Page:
French President Emmanuel Macron with Chinese leader Xi Jinping in Bali in 2022 (photo: Ministry of Foreign Affairs of the People’s Republic of China). Human rights groups are calling on Macron to put human rights—particularly in Tibet—front and center when Xi visits France May 6 and 7.

PARIS—Before Chinese President Xi Jinping’s forthcoming visit to France, the International Federation for Human Rights (FIDH) and its member organizations the International Campaign for Tibet (ICT) and the French Ligue des droits de l’Homme (LDH) are calling on President Emmanuel Macron to place the issue of human rights—particularly in Tibet—at the heart of his discussions with his Chinese interlocutor.

On May 6 and 7, President Xi Jinping will pay an official visit to France, marking his first trip to Europe since 2019. The visit, which follows Macron’s trip to China in April 2023, is part of the celebration of the 60th anniversary of the establishment of Franco-Chinese relations.

In an important first, days ahead of the visit, Macron had a timely encounter with the sikyong (president) of the Tibetan government-in-exile Penpa Tsering on April 30 at the Élysée Palace during an award ceremony of the Legion d’Honneur for former Senator André Gattolin, a longstanding friend of Tibet. During the event, Penpa Tsering presented the French president with a photo of his meeting with the Dalai Lama in 2016 autographed by the Tibetan spiritual leader and urged him not to forget Tibet, according to the Central Tibetan Administration (the official name of the Tibetan government-in-exile). It was a consequential moment, as just a few days earlier, the Chinese government had once again described the Central Tibetan Administration as a “separatist entity.”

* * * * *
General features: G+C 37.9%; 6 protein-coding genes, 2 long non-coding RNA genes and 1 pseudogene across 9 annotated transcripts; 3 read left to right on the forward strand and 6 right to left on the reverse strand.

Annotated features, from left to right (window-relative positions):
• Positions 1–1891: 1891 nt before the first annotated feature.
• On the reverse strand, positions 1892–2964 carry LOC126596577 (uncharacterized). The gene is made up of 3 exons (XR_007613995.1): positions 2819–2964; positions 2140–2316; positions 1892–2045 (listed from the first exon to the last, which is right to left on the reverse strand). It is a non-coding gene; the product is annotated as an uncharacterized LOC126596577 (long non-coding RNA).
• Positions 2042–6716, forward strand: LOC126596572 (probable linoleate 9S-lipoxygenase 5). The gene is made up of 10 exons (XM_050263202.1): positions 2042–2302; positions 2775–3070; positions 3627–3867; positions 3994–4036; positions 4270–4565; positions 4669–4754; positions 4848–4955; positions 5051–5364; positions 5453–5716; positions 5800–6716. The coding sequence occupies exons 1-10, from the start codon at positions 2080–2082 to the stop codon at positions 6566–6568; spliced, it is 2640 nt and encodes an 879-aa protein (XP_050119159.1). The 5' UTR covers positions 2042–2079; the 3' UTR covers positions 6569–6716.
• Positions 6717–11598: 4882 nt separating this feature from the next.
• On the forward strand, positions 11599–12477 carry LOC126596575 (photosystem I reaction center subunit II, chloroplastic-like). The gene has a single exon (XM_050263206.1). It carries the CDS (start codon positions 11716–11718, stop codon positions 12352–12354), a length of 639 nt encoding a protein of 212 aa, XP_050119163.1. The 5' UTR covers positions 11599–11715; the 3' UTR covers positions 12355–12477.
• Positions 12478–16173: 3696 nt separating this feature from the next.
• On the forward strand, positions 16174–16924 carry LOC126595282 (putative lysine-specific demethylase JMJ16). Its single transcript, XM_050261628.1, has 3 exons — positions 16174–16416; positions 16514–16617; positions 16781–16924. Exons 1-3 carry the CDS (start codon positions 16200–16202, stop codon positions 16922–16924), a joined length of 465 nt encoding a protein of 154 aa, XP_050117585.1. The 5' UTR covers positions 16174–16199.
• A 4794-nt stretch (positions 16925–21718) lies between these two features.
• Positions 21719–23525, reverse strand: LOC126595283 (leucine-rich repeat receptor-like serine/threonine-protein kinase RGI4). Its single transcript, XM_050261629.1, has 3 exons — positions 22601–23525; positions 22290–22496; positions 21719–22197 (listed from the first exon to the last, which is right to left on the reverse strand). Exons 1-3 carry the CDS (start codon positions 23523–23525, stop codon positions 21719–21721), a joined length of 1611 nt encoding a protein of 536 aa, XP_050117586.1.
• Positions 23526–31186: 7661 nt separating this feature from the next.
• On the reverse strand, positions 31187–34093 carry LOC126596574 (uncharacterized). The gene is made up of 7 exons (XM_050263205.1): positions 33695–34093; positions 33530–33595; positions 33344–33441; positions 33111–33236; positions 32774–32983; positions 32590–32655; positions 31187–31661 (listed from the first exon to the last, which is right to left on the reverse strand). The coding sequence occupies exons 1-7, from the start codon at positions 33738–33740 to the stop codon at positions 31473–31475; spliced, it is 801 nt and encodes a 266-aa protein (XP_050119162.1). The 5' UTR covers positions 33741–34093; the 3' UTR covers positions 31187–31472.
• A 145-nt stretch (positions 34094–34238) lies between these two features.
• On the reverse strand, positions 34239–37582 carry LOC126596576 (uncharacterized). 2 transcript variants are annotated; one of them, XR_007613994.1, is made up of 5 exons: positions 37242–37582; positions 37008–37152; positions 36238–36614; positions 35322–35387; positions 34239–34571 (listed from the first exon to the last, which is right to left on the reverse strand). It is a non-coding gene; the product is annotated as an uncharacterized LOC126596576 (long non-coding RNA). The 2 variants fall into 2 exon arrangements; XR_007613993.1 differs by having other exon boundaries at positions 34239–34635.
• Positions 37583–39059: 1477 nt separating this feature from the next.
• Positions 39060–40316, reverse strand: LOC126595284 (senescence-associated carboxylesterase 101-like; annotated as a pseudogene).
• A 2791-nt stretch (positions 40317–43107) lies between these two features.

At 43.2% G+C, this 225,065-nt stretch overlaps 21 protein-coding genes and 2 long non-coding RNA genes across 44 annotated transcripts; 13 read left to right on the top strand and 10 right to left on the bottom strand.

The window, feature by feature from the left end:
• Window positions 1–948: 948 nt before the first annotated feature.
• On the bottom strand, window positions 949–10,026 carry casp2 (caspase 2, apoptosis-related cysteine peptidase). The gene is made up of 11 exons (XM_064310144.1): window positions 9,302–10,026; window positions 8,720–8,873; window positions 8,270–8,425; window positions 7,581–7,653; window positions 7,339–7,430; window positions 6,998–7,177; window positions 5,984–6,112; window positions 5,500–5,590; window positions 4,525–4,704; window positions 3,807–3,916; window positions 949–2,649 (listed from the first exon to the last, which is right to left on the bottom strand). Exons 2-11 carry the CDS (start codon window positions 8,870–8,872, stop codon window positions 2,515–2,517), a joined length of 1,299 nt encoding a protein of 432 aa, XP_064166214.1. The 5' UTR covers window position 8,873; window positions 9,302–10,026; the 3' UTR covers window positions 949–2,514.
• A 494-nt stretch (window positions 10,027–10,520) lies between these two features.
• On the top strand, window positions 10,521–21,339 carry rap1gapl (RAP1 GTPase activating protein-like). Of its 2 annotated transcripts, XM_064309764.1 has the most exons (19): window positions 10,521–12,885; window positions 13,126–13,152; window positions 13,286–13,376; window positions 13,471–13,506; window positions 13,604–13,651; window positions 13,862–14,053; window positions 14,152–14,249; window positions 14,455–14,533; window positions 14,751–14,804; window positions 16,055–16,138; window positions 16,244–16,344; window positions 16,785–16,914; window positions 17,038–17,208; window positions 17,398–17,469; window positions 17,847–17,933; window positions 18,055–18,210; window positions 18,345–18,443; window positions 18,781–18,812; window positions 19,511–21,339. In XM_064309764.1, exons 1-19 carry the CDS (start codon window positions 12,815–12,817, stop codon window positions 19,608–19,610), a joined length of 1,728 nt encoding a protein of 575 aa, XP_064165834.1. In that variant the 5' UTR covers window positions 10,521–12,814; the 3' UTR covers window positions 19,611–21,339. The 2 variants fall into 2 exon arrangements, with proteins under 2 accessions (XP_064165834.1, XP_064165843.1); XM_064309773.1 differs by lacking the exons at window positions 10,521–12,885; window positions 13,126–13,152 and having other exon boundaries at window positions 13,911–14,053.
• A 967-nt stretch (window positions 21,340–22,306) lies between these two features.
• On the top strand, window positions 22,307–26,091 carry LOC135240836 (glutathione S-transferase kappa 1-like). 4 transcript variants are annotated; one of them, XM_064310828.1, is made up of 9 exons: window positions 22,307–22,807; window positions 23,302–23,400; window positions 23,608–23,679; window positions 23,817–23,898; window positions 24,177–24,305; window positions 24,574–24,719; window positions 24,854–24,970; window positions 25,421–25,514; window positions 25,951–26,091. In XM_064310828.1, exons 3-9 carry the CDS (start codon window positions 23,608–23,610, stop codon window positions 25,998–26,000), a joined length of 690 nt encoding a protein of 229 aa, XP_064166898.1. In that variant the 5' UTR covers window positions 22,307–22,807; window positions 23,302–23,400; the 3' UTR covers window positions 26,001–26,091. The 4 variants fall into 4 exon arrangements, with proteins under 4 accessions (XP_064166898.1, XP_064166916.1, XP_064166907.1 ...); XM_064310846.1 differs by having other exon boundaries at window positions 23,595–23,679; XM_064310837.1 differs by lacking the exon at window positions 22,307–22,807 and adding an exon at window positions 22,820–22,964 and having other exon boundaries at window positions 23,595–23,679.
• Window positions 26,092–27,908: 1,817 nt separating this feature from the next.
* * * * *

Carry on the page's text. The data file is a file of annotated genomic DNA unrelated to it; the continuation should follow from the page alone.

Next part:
Vincent Metten, EU policy director for the International Campaign for Tibet, said: “We understand that the agenda between the two presidents will be dense given the many international crises such as in Ukraine and in the Middle East, but this must not be done at the expense of exchanges on human rights, which are in a deplorable state throughout the country as well as in Hong Kong, Xinjiang (Uyghur region) and Tibet, where a latent conflict has been going on for over 60 years and poses a threat to regional and international security.”

Tibet is of strategic importance as a corridor between South and East Asia. Lasting peace in the region can only be achieved through a peaceful resolution of the Tibetan conflict.

In Freedom House’s 2024 report, Tibet received a score of negative 2 out of 40 for political rights and a score of 2 out of 60 for civil liberties. Tibet’s overall score of 0 out of 100 is its worst in at least eight years.

The Chinese government’s aggressive assimilation policy, illustrated by the boarding schools where over 1 million Tibetan children are placed, threatens to eradicate Tibetan culture and identity. This policy was condemned by numerous states during China’s fourth Universal Periodic Review by the United Nations Human Rights Council in January.

“It is important to reshape relations between France and China in order to put human rights at the heart of French foreign policy. President Macron must forcefully denounce, both privately and publicly, the repression in China and in France, the so-called transnational repression, which affects Chinese human rights activists and defenders, Hong Kongers, Uyghurs and Tibetans,” insists Patrick Baudouin, president of the French NGO Ligue des droits de l’Homme.

Ahead of the Chinese president’s visit, LDH, FIDH and ICT sent in January 2024 a letter to the French minister of foreign affairs stressing that this visit represents an opportunity to place respect for human rights at the heart of Franco-Chinese relations.

According to Maryse Artiguelong, vice-president of LDH and FIDH: “The conflict in Ukraine highlights the threat posed to international order and security by authoritarian regimes such as Russia and the People’s Republic of China. Their aggressive foreign policies and repressive domestic policies are inextricably linked: Anyone who does not oppose China’s human rights violations risks one day facing its aggressive foreign policy.”

A demonstration for the respect of Human Rights in China and Tibet will take place on Sunday, May 5 at 3 pm (CET) in Paris (Place de la République).